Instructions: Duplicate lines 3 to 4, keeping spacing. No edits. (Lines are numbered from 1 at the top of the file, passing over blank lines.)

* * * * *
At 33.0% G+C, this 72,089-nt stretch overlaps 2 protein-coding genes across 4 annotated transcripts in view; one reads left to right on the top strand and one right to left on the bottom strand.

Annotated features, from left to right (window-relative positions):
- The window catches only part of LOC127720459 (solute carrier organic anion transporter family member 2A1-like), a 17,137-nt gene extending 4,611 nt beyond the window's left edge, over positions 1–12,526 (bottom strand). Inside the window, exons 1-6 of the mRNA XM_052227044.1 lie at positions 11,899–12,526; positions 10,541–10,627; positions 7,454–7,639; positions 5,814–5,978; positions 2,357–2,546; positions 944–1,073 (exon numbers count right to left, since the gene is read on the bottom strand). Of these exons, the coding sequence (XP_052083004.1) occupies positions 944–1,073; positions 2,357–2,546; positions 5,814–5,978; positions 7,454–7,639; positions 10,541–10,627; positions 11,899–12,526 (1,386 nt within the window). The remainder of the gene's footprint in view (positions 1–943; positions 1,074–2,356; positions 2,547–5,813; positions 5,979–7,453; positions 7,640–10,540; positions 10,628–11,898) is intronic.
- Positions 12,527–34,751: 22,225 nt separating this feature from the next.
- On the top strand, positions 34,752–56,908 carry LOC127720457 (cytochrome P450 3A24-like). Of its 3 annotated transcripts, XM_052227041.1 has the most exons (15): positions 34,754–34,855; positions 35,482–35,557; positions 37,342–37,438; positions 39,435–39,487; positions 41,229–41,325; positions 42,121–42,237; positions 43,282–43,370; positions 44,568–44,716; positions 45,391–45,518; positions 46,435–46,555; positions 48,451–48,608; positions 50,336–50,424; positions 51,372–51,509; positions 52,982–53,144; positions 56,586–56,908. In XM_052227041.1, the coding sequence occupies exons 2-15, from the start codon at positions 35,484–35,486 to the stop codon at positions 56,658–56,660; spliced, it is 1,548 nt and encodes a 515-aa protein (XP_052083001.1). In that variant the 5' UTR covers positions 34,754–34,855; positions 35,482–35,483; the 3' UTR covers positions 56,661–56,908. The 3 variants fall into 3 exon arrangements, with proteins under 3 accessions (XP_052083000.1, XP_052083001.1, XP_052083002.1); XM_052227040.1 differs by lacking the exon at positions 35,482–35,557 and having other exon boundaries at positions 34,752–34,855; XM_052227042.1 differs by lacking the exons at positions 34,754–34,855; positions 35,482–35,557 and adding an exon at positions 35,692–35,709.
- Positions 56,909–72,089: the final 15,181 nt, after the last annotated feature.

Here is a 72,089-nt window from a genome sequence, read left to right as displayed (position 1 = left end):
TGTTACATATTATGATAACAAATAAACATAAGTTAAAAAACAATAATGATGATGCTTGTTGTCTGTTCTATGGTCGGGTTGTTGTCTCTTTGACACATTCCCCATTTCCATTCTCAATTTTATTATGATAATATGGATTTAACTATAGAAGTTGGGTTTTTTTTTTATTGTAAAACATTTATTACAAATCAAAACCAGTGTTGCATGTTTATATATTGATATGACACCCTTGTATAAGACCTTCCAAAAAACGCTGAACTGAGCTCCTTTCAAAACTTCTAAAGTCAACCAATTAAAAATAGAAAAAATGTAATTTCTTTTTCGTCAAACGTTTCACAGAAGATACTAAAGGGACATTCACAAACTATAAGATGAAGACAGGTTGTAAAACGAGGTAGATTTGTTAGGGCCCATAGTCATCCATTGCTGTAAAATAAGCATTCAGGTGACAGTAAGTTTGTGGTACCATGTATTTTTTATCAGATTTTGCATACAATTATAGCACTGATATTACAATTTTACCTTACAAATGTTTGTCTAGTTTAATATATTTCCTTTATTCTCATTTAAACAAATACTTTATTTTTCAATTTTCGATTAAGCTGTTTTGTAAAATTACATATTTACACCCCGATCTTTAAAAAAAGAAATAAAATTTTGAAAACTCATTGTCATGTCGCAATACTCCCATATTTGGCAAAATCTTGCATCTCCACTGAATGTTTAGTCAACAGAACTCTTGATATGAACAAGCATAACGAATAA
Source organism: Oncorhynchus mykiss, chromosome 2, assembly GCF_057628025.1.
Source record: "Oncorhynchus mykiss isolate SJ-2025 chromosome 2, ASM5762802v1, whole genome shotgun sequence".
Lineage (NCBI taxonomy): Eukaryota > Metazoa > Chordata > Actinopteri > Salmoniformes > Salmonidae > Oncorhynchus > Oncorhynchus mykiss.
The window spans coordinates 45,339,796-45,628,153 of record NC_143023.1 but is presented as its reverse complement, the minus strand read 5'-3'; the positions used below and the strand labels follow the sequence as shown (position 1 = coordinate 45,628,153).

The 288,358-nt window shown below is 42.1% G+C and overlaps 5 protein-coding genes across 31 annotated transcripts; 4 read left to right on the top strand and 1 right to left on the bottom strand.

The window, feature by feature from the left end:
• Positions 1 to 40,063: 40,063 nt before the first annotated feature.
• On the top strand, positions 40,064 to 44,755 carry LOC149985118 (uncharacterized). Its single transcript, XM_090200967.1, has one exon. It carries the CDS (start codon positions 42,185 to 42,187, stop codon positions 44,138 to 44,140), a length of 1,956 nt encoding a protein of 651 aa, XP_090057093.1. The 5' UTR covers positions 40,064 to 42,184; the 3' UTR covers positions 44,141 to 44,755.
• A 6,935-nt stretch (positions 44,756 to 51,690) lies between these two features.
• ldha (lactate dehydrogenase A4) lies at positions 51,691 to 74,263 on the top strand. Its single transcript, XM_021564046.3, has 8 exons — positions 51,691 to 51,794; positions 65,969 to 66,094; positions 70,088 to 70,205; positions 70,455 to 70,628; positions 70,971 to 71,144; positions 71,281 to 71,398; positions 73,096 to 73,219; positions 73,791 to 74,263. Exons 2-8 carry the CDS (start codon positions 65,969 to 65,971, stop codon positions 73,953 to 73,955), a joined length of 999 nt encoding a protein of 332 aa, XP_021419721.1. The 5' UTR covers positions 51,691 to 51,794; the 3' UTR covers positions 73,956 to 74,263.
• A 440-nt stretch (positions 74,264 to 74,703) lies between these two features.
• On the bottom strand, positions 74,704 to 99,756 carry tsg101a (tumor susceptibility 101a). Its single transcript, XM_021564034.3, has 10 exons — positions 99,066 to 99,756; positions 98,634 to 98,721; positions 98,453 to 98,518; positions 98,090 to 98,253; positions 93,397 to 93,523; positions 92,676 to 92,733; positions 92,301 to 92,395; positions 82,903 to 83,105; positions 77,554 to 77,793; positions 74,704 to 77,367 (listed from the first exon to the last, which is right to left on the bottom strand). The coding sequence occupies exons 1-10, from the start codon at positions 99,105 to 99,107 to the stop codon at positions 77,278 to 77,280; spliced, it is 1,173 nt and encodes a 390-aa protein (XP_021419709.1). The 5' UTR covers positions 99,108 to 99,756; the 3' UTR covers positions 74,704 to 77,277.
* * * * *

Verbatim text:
- The window catches only part of LOC127720459 (solute carrier organic anion transporter family member 2A1-like), a 17,137-nt gene extending 4,611 nt beyond the window's left edge, over positions 1–12,526 (bottom strand). Inside the window, exons 1-6 of the mRNA XM_052227044.1 lie at positions 11,899–12,526; positions 10,541–10,627; positions 7,454–7,639; positions 5,814–5,978; positions 2,357–2,546; positions 944–1,073 (exon numbers count right to left, since the gene is read on the bottom strand). Of these exons, the coding sequence (XP_052083004.1) occupies positions 944–1,073; positions 2,357–2,546; positions 5,814–5,978; positions 7,454–7,639; positions 10,541–10,627; positions 11,899–12,526 (1,386 nt within the window). The remainder of the gene's footprint in view (positions 1–943; positions 1,074–2,356; positions 2,547–5,813; positions 5,979–7,453; positions 7,640–10,540; positions 10,628–11,898) is intronic.
- Positions 12,527–34,751: 22,225 nt separating this feature from the next.